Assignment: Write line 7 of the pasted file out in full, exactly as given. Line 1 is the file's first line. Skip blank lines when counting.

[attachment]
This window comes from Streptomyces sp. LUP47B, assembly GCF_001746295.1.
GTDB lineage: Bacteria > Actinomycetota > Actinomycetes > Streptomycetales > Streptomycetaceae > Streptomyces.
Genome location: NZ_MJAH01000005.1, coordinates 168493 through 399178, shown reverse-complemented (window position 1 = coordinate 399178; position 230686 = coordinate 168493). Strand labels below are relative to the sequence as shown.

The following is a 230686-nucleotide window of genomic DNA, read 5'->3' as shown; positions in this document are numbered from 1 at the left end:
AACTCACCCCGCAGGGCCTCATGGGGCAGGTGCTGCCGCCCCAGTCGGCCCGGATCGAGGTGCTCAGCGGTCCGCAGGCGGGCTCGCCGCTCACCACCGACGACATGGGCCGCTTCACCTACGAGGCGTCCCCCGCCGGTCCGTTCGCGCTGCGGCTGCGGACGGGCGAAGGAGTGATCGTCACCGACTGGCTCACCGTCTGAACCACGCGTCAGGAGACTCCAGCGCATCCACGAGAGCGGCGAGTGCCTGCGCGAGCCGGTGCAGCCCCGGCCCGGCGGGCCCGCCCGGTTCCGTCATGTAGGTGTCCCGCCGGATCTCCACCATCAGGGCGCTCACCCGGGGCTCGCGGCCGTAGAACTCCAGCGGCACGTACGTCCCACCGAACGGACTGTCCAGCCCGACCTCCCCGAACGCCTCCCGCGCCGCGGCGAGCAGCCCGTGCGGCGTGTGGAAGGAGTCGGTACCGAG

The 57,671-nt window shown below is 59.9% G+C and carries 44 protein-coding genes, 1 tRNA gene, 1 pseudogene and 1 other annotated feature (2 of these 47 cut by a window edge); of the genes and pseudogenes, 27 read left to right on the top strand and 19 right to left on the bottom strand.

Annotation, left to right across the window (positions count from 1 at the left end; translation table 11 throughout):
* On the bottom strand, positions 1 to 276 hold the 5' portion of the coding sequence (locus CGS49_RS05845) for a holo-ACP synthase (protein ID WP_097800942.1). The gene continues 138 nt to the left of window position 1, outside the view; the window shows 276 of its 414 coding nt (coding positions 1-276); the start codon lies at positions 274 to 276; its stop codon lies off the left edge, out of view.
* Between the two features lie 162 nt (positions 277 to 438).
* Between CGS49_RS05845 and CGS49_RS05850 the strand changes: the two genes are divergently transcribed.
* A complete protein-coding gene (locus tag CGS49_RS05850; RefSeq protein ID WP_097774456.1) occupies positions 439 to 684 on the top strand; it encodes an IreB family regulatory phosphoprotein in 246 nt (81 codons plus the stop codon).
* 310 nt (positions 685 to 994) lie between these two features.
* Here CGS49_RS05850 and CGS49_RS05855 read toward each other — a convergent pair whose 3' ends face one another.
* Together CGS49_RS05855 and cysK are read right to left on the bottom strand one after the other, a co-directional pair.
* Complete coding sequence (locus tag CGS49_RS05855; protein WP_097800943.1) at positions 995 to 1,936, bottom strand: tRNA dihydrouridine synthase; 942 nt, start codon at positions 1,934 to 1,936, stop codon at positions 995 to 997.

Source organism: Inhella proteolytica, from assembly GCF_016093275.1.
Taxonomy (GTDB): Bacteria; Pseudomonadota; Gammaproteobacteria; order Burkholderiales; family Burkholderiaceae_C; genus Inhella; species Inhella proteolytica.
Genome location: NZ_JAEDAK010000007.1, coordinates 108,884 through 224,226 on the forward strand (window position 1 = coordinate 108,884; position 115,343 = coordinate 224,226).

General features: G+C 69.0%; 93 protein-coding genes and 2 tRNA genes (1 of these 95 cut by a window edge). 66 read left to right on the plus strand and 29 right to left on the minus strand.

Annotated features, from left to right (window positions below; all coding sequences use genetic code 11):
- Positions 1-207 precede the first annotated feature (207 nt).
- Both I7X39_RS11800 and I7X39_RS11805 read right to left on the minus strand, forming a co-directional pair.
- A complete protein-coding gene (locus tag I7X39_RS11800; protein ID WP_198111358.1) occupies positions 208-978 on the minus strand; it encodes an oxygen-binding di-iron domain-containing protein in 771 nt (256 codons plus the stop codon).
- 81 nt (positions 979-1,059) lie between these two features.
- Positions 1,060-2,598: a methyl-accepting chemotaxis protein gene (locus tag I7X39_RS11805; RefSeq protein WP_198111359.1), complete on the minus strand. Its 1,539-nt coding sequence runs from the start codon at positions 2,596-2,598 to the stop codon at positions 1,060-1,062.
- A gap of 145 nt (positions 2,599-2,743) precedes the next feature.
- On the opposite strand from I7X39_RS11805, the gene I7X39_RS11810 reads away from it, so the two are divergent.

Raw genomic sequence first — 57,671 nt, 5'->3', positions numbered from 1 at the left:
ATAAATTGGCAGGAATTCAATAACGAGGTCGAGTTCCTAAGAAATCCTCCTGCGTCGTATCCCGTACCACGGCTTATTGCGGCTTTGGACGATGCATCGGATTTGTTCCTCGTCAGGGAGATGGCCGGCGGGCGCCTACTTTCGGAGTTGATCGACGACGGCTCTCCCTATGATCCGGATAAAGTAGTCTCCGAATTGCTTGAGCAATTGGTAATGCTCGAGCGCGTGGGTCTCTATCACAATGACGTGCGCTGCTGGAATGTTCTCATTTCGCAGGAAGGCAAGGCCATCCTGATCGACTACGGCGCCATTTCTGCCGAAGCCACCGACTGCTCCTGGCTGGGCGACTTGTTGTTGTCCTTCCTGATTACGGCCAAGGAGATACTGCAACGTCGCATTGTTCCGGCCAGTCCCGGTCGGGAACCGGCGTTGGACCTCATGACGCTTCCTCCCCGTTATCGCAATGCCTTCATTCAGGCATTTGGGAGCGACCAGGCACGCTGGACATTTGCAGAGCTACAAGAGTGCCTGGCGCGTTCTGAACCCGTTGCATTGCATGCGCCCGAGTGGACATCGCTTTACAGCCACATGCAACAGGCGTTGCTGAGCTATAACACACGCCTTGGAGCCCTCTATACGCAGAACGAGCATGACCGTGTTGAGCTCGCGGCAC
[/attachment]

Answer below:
Annotation, left to right across the window (positions count from 1 at the left end; translation table 11 throughout):